Businesses Organize to Promote Peace

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After some calls for boycotts of Berkeley in response to the city's stance against Marine Corps recruiters, a new business coalition met yesterday to begin formalizing their plans to help businesses that support peace.

The 35 businesses that currently compose Berkeley Businesses for Peace, ranging from a yoga studio to a law office, have pledged to work against recent boycotts by supporting a pro-peace consumer community.

"This is all part of Berkeley's vision that you can do business that's worker-friendly, environmentally sound and promoting peace," said Medea Benjamin, a founding member of both the business organization and the anti-war group Code Pink. She is also the founder of Global Exchange, a fair trade gift store on College Avenue.

The organizers of Berkeley Businesses for Peace have not yet cemented their plans and association structure. But so far, they have proposed to create window decals and organize a Summer of Hope festival this July.

On Jan. 29, the City Council granted Code Pink a parking spot to protest in front of the Downtown Berkeley Marine recruiting center and condemned the center's recruiters, calling them "uninvited and unwelcome" in the city.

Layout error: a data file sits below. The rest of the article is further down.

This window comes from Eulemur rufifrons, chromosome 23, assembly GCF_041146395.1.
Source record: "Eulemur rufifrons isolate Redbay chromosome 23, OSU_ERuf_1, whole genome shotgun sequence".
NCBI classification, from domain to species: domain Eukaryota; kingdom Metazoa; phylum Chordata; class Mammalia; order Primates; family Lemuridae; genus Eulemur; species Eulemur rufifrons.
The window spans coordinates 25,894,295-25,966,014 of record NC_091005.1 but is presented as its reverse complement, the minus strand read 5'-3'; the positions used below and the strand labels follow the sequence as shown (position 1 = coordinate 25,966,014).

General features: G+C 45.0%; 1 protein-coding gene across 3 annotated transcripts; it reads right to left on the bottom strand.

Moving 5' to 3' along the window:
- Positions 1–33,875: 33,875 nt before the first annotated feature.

This decision garnered national attention, causing the City Council to withdraw their statement, although the council has not responded to calls for an apology.

According to Ted Garrett, chief executive officer of the Berkeley Chamber of Commerce, the city has received more than 800 communications warning that people will no longer be shopping or using services in Berkeley.

"It's difficult to assess any kind of impact," Garrett said. "But people have called restaurants and hotels and cancelled specifically because of the City Council's actions."

Most recently, on March 22, pro-military organization Eagles Up sent more than 400 motorcyclists to Berkeley who proceeded to spend all their money outside the city.

"We hit their wallets to get their attention," said retired Marine Corps Sgt. Major Doug Lyvere, the West Region coordinator of Eagles Up.

Benjamin said that, although the association was not formed in response to the boycotts, it was inspired by them.

"It's broad, it's positive, it's about peace," she said. "It's not a political, not an activist organization."

Berkeley Businesses for Peace has denied any direct affiliation with Code Pink, but Garrett said otherwise. According to him, representatives of Code Pink visited him explaining the business association.

In addition, many influential members of Berkeley Businesses for Peace, like Benjamin, have strong ties to Code Pink as well.

While Garrett said that this "Buy Berkeley" promotion could help local businesses, he warned that making a political statement has the potential to alienate customers.

"Keep your politics close to your chest and focus on your business," he said.


Contact Rebecca Wallace at [email protected]

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